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April 9 2012 2 09 /04 /April /2012 15:32

What is the best way to store lithium?

 

I tried extra virgin cold-pressed heart-healthy olive oil. The lithium appears to react initially, producing a few bubbles. However, the lithium was covered with its foamy electrolyte and so it was not clear whether it was the lithium or the electrolyte reacting. The reaction appears to stop after a while. Olive oil primarily consists of oleic and palmitic acid esters, which do not seem to react with the lithium metal. So olive oil is a good, though not ideal, way to store lithium metal because of its lightness. Lithium is liable to get stuck on the side of the container after any disturbance because of its density. After the oil drains from the surface, it is susceptible to oxidation and therefore is destroyed.

 

Plastic wrap is the first method that I used to store lithium metal. However, the lithium's reaction with almost all atmospheric gases guaranteed that some gas would find its way into the plastic wrap. The lithium did have somewhat of a restriction on reacting; I detected a distinct smell of ammonia when the resulting white powder was placed in water, signifying that nitride was produced due to the lack of oxygen.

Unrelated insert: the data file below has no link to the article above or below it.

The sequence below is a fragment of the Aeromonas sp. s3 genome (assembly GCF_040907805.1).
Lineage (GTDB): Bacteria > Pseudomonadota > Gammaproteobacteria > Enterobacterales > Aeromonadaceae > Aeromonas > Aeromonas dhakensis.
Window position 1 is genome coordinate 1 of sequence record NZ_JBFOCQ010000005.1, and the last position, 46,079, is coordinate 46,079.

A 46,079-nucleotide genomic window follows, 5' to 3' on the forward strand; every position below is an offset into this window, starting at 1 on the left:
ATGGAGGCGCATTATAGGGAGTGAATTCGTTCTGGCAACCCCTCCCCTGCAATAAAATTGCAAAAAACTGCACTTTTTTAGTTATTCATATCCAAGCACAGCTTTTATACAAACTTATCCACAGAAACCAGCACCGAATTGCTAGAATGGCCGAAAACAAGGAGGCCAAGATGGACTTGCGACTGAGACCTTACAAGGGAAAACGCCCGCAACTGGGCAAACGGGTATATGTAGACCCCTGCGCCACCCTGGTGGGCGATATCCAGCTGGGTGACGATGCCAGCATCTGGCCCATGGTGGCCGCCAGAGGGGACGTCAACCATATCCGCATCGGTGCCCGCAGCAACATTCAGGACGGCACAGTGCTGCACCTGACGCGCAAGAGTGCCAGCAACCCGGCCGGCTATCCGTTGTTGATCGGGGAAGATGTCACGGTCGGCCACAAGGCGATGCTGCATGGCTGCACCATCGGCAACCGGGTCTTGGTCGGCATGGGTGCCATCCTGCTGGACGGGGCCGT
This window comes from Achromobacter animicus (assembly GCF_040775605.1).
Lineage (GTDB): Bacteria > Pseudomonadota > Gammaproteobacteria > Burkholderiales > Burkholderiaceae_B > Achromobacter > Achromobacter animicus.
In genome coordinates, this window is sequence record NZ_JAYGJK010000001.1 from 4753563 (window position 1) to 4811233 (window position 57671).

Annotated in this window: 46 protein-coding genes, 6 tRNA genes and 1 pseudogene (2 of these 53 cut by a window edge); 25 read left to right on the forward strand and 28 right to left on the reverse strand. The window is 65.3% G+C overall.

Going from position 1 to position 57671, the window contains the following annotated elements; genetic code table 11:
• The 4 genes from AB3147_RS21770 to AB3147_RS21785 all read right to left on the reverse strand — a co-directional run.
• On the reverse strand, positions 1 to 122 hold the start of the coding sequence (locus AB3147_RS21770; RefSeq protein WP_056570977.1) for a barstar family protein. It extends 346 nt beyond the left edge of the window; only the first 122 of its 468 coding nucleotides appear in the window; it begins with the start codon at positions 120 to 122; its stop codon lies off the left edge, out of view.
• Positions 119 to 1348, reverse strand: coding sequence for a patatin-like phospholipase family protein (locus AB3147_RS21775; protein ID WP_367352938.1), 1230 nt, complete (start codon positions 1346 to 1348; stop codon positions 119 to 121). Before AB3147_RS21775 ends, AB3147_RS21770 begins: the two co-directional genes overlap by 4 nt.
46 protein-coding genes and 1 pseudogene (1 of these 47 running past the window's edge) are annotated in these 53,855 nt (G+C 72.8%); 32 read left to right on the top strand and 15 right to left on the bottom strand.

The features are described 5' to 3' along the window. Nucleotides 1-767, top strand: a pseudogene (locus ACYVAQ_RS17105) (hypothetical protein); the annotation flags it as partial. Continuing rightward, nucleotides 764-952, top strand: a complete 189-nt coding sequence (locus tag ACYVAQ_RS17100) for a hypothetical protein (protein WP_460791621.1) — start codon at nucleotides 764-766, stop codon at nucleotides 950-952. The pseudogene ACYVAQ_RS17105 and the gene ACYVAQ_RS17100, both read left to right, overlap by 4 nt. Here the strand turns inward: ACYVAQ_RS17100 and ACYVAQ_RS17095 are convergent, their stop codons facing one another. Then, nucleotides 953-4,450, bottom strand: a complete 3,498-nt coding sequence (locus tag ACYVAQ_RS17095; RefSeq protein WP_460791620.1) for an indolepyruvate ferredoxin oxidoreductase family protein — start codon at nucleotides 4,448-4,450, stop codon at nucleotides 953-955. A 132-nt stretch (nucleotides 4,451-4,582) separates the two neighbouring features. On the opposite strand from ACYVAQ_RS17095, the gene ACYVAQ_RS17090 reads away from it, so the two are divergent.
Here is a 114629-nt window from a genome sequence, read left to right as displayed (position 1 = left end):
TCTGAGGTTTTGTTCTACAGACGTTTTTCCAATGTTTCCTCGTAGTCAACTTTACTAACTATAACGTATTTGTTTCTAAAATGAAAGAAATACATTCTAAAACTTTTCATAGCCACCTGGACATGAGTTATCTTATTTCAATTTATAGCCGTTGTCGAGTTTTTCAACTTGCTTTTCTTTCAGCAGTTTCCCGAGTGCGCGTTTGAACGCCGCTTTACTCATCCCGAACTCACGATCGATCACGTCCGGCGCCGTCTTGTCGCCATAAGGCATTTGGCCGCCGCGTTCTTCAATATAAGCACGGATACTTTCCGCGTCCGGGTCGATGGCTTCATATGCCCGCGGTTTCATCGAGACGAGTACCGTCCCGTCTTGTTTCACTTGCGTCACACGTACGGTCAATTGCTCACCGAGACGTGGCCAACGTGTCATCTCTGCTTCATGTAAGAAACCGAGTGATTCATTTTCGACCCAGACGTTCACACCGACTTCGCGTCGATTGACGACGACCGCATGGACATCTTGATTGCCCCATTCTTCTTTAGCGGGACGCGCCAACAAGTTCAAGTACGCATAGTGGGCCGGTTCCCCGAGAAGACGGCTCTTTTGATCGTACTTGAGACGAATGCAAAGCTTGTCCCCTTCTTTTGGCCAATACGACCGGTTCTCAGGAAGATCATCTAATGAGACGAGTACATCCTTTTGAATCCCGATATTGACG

I then tried petroleum jelly. Lithium keeps very well in this medium. Since it does not float in petroleum jelly, there is no worry about lithium being isolated on the side of a container. A large piece of lithium can be covered with petroleum jelly and pressed against the side of a container to make an excellent lithium display for an element collection. A disadvantage is that the petroleum jelly coats the surface of the lithium, making it less likely to react and contaminating any reaction.

 

LIthium can remain in air for about a day before it starts significantly oxidizing (turning white). This is for normal air with about 40% humidity. With extra-humid air, however, the time period is much shorter. If you are opening a lithium coin cell for only one quick experiment, it is best to skip preservation and just use the lithium as-is. For a collection or display, use petroleum jelly. For further experiments, use petroleum jelly but be sure to completely wipe off the lithium before use.

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Published by LanthanumK - in Experiments
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